FedEx is a better bet for investors than UPS is ahead of the holiday season, according to Berenberg.
Berenberg analysts, including Joel Spungin, initiated FedEx with a Buy rating and a $300 price target while issuing a Hold rating for UPS with a $125 price target.
Spungin expects the Memphis, Tenn.-based FedEx to see solid ground division growth, improving margin and EBIT, and better cash generation. The Berenberg analyst does not believe the current valuation reflects the improving quality of the business.
"We think the combination of strong organic revenue growth (6% three-year compound annual growth rate), consensus 140 basis point EBIT margin improvement (driven by TNT synergies and air fleet upgrade) and a positive inflection in cash generation will drive a re-rating of FedEx shares over the next 12 months," Spungin wrote in a Sept. 20 research note.
FedEx on Tuesday reported weaker-than-expected earnings for the first quarter but raised full-year earnings per share outlook to a range of $17.20 to $17.80, up from the prior forecast of $17 to $17.60. The company also expects full-year revenue growth of about 9%.
Meanwhile, Spungin said he sees no short-term catalysts for re-rating UPS shares, even though the Atlanta-based company's premium valuation is "justified by its superior track record for returns on capital (ROCE) and returns of capital (dividends and buybacks)."
The analyst noted that cost pressures might be a headwind for UPS as a "generous new pay deal with the Teamsters" is currently being voted on and increasing investment and competition in the U.S. domestic segment, particularly ground, "may also weigh" on the stock.
Last week, UPS outlined its transformation plan, which focuses on four strategic imperatives: Expansion of high-growth international markets, growing business-to-business and business-to-consumer e-commerce, further penetration of the healthcare and life sciences logistics market, and enhancing services for small- and medium-sized businesses. The plan also includes more than 70 expansion projects for package facilities and the opening of seven new "super hub" automated sortation facilities that will be a 30% to 35% increase in efficiency than comparable less-automated facilities.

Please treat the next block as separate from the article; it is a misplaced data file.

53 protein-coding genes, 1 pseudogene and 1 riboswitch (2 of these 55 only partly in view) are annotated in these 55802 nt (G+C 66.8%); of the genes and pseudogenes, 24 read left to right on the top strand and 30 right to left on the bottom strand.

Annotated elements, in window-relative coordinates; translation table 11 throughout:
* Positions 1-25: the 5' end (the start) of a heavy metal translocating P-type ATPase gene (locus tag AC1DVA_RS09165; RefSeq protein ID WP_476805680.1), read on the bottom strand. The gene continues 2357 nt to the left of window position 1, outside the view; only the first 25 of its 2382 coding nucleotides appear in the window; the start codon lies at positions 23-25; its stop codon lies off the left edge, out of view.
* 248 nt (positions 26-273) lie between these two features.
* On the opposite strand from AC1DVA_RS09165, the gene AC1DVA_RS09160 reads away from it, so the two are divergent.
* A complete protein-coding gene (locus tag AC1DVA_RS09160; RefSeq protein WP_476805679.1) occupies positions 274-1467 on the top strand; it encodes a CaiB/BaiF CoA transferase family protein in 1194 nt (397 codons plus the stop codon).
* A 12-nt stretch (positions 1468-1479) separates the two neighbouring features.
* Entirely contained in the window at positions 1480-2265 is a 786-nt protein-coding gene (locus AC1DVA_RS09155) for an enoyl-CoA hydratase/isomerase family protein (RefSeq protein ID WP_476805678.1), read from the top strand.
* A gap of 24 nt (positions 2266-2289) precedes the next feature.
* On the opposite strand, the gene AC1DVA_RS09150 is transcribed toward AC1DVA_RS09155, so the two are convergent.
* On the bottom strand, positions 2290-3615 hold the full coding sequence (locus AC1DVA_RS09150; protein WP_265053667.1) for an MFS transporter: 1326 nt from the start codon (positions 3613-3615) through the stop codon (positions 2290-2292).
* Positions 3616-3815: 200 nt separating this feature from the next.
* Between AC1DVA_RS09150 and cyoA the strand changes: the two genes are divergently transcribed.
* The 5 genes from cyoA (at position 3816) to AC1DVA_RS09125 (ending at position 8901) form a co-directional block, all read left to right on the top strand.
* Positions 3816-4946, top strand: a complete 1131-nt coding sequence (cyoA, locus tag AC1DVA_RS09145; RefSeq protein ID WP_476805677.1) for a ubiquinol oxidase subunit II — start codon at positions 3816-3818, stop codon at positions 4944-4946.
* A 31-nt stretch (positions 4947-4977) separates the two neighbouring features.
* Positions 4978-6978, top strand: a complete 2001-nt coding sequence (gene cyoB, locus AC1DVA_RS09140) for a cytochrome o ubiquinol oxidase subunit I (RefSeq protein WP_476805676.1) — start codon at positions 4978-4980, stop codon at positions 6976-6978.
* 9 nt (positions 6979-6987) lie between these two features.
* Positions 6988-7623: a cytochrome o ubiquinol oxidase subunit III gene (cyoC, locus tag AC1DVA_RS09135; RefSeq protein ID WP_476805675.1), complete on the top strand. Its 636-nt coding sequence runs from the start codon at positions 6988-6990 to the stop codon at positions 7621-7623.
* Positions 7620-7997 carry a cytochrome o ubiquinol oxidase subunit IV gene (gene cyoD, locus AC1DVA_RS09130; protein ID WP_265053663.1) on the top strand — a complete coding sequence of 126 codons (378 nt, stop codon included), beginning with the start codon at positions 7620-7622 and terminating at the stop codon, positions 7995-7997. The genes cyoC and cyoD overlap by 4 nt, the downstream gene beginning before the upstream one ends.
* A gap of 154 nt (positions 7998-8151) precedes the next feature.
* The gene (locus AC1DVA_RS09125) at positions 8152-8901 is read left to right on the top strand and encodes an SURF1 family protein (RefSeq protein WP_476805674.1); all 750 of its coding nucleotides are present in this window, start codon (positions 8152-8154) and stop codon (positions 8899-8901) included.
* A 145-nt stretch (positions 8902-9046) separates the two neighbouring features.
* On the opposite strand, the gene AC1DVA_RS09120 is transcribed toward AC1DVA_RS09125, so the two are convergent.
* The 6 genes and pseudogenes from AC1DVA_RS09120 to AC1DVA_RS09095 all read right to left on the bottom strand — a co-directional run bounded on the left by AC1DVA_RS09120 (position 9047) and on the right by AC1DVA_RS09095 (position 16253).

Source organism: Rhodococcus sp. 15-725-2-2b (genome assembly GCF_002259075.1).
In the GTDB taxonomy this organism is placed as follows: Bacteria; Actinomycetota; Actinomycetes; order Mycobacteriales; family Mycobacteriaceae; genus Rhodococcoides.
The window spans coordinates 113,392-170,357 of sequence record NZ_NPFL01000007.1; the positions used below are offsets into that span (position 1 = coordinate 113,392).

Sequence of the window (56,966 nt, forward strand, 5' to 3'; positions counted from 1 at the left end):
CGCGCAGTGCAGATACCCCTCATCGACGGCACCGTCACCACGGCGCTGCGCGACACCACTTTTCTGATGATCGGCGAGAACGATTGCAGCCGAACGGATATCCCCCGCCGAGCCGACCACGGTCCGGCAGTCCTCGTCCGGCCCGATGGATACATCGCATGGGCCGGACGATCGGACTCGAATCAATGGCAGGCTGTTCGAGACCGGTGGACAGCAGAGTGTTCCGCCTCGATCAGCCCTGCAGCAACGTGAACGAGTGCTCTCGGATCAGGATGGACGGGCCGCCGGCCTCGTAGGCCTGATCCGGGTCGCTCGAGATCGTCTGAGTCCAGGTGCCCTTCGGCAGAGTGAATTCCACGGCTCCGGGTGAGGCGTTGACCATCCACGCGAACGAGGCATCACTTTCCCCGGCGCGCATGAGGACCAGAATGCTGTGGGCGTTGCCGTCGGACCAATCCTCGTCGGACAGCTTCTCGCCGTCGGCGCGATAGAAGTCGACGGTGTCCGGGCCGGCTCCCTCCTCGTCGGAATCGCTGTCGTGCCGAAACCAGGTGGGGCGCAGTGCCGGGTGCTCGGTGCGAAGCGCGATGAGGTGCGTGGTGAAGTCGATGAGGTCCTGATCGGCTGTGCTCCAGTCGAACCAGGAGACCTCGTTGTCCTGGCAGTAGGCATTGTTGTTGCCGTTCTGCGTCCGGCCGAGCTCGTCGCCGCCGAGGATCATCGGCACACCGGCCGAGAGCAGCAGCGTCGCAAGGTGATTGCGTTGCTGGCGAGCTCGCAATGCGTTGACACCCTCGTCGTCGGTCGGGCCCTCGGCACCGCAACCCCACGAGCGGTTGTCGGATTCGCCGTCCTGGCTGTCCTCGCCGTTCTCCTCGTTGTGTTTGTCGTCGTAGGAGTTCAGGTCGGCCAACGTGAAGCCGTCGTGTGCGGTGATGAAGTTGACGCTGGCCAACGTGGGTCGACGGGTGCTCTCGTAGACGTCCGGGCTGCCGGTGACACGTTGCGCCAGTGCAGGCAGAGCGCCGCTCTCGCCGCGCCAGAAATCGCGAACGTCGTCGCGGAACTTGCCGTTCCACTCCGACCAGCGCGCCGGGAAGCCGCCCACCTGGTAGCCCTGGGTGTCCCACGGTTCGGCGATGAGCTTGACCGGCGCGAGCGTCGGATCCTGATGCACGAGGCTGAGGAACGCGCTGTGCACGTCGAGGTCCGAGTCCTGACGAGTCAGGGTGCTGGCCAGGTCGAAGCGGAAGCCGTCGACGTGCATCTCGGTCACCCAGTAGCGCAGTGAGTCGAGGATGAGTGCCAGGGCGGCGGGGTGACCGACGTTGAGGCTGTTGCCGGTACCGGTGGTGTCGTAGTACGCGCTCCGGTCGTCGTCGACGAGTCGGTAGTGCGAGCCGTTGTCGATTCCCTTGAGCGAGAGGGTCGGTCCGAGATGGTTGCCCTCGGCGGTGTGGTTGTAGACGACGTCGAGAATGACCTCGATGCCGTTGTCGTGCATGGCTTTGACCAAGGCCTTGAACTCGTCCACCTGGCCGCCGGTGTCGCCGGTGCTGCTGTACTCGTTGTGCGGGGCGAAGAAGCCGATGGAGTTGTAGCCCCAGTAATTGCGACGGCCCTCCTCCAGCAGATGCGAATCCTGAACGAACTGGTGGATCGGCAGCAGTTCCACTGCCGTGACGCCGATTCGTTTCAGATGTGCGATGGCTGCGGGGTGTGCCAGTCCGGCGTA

But the plan disappointed investors as it was relatively in-line with analysts' expectations, and the stock fell by almost 3%.
That said, UPS -- as well as FedEx -- is preparing for the peak holiday season. TheStreet first reported last week that UPS plans to bring on 100,000 workers for the season. The company officially announced the holiday hiring plan on Monday.
FedEx, on the other hand, announced last week that it plans to hire 55,000 temporary employees and will increase hours for some existing employees to meet the anticipated demand. The company expects a record amount of volume this holiday season.
Shares of FedEx climbed 0.6% to $248.22 at 10:15 a.m. New York time, while UPS shares rose 0.3% to $119.46.